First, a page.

Voices from Russia

Wednesday, 19 April 2017

USAF F-22 Fighters Intercepted Russian Strategic Bombers in International Airspace near Alaska


On Wednesday, the Minoborony Rossii reported that USAF F-22 fighters intercepted Tu-95MS strategic bombers on a patrol mission in international airspace near Alaska:

On 17 April 2017, two Tu-95MS strategic bombers from the Ukrainka airbase (in the Far Eastern Amur Oblast) successfully performed tasks under the air patrol schedule. The route of the flight ran above neutral waters in the Pacific Ocean, along the Aleutian Islands. The aircraft covered about 5,000 kilometres (3,107 miles) at a speed of up to 850 kph (528 mph) and at a height of up to 10,000 metres (32,809 feet). The flight lasted more than seven hours. USAF F-22 fighters accompanied the Tu-95MS bombers for 27 minutes. Long-Range Aviation regularly carries out patrol missions above neutral waters in the Arctic, the Atlantic, the Black Sea, and the Pacific Ocean. It carries out all such missions in strict compliance with international regulations and with respect to national borders.

Earlier, Pentagon spokesman Michelle Baldanza told TASS that the USAF scrambled two F-22 fighters on Tuesday to intercept Russian bombers near the coast of Alaska. Citing unnamed US defence officials, Fox News reported that the USAF scrambled two F-22 fighters and an E-3 airborne early warning plane to intercept the Russian aircraft, which flew roughly 280 miles (450 kilometres) southwest of Elmendorf Air Force Base, within the USA’s Air Defence Identification Zone. Fox stated that the last spotting of Russian bombers near the US borders was on 4 July 2015, off the coasts of Alaska and California, coming as close as 40 miles (65 kilometres) to Mendocino in California.

19 April 2017




As the Tu-95s were in international airspace, they had every right to be there. This was a subtle warning from the “polite people” to the “exceptional Americans”… “We’re not pushovers and we’re not going to kowtow to you, either”. One wonders if Trump got the message…



Sunday, 5 June 2016

5 june 2016. On Guard For Peace… Do The Anglo Brats REALLY Want Round Two?

00 russian bear 050616


The last time that the Russians and Chinese faced off against the windy and hubristical Anglos, they won. Yes, kids, they did… in Korea, the Sov and Chinese war aim was to restore the status quo ante. In large measure, they did so. The VVS won air superiority over the skies of the DPRK and the Chinese infantryman proved himself superior to his American opponents (and certainly far better than the Yanks’ ROK collaborators). The MiGs couldn’t approach closer than 50 kilometres of the edge of the contact zone, which was behind the FEBA (Forward Edge of the Battle Area) and MLR (Main Line of Resistance)… that meant that the USAF had free rein in the combat zone, which was the only reason that the Yanks held back the Chinese infantry.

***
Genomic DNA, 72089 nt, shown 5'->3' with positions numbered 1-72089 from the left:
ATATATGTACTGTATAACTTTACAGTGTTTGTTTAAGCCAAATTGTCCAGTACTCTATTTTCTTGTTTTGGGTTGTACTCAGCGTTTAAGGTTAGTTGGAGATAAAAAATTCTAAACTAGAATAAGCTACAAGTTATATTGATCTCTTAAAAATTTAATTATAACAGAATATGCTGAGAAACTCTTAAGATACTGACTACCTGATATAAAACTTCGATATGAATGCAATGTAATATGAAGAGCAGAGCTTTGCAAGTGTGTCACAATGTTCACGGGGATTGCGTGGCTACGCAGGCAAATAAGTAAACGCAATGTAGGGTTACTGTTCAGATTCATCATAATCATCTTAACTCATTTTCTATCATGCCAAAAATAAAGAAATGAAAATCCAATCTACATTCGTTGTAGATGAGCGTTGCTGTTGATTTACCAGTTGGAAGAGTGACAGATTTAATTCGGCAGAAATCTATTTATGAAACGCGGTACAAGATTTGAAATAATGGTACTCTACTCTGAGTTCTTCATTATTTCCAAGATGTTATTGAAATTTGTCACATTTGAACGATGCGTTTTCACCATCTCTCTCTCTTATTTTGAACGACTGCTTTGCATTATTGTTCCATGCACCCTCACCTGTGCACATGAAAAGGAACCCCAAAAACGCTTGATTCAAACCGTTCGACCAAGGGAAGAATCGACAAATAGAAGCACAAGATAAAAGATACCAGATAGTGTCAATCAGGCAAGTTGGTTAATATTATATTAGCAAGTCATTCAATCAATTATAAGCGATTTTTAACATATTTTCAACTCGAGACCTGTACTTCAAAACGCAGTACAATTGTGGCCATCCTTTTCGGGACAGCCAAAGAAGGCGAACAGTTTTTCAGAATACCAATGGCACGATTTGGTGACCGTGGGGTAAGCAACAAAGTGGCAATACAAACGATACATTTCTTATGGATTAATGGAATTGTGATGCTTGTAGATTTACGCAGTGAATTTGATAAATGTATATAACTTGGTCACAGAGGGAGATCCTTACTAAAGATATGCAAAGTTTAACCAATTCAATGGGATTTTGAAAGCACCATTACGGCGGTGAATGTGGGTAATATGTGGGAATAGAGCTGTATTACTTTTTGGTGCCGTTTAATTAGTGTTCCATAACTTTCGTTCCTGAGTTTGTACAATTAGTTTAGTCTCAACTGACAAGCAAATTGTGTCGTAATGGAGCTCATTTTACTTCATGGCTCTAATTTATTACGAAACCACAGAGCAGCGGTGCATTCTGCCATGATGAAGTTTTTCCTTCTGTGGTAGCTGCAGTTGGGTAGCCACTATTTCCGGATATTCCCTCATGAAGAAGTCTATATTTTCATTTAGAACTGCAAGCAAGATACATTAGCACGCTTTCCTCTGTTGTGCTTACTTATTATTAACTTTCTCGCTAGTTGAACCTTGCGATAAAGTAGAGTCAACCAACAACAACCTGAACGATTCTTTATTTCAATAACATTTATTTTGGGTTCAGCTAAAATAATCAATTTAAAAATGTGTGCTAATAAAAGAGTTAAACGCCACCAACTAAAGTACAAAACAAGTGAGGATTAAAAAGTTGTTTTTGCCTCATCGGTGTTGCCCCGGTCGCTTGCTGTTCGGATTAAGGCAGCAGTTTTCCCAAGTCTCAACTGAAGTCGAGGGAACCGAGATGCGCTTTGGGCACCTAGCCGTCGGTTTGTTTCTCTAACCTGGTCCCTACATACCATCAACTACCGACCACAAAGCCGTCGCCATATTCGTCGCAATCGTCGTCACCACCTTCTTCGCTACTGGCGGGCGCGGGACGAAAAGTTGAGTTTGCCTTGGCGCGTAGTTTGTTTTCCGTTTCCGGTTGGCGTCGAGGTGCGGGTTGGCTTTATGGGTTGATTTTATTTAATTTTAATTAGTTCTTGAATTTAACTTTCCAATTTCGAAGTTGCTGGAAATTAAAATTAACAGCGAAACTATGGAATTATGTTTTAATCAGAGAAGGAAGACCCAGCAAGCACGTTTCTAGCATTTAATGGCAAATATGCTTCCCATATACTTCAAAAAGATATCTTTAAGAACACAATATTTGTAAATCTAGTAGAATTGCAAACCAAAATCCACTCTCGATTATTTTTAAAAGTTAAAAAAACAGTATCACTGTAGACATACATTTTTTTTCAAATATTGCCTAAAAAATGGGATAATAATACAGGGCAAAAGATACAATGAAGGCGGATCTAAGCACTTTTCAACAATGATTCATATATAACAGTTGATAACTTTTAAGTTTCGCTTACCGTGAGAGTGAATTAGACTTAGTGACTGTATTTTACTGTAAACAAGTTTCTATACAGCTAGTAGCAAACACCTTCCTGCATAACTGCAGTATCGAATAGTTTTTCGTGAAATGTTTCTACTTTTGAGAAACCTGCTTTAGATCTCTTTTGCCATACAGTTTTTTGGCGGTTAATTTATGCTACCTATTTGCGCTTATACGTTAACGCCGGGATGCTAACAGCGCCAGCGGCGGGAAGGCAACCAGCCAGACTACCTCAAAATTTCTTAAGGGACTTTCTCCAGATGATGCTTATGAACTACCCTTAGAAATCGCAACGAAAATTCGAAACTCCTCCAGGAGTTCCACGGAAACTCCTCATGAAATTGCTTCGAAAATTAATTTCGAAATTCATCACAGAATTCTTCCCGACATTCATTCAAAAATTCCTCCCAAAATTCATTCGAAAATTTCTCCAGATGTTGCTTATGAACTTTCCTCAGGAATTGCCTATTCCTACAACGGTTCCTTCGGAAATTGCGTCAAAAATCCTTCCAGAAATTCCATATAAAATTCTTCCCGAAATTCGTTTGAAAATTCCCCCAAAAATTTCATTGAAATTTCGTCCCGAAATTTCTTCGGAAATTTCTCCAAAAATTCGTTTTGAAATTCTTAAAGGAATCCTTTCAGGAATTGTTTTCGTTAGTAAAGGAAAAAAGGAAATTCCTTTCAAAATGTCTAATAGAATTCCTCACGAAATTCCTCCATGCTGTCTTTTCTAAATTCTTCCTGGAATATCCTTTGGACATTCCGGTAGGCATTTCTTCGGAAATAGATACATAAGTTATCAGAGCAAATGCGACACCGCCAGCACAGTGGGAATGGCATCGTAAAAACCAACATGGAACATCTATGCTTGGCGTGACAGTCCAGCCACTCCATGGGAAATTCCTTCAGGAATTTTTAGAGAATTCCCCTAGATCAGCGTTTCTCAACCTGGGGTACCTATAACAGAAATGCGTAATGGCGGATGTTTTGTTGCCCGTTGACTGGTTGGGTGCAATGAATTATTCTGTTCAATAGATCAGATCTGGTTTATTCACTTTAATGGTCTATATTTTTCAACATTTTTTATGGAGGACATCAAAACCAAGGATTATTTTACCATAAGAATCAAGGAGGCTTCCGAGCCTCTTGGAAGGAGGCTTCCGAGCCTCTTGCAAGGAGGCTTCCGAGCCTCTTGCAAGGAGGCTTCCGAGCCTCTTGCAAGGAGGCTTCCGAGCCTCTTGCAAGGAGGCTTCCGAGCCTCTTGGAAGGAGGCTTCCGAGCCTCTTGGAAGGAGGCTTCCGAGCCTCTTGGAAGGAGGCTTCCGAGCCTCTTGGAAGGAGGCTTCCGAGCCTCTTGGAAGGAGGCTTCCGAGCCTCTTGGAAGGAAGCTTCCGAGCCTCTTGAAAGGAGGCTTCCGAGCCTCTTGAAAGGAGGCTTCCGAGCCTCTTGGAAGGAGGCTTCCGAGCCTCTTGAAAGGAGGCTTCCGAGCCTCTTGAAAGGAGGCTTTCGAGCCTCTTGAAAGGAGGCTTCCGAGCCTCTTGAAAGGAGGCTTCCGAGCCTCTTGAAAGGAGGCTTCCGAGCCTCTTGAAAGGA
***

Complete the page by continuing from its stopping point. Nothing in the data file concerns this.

On the other hand, the Yanks failed in their war aim… to conquer the Korean peninsula and threaten the PRC. That failed miserably. The Yanks didn’t know what hit them when the Chinese infantry smashed their advance at the Chosin Reservoir. The Chinese proved themselves masters of infiltration and general infantry tactics, besides which, they were skilled night fighters, even though they had limited technical communications means. The Sov MiGs could open fire on USAF fighters before the Yanks could return fire as the MiGs had autocannon and the F-86s only had machine guns. By the way, after the war, the USAF abandoned machine guns, as the war had proven them worthless, if not dangerous to their pilots (by allowing the enemy “free space” to fire at them). That proves that the Mighty Yanks had learnt a lesson (at the price of blood shed… but that’s never fazed the Anglos, has it?).

In short, the USA doesn’t do well against peers… for that matter, it hasn’t done well against middle powers supported by major powers (as shown in Vietnam). It also hasn’t done well in insurgencies (Chinese Civil War, French Wars in Indochina and Algeria, Portuguese Colonial War in Africa, Afghanistan, Iraq), whether directly involved or as the major power backer of a proxy. That is, the USA is NOT a “hyperpower”… it is the dominant power in the Americas, to be sure, and its homeland is immune from invasion so long as the USN controls the sealanes. However, it isn’t the monopower that crackbrains like Wolfowitz maintain. Sadly, neoliberals (both “conservatives” and “liberals”) feed young American officers the pabulum that the USA can overwhelm any adversary… it’ll take much blood spilt to unlearn that “lesson”… actually, God willing, Russia and China will deter the American brats… such is my desire, any road…


Sunday, 1 November 2015

65 Years Ago Today… Soviet Fighters Started Operations Over Korea… Ending America’s Air Supremacy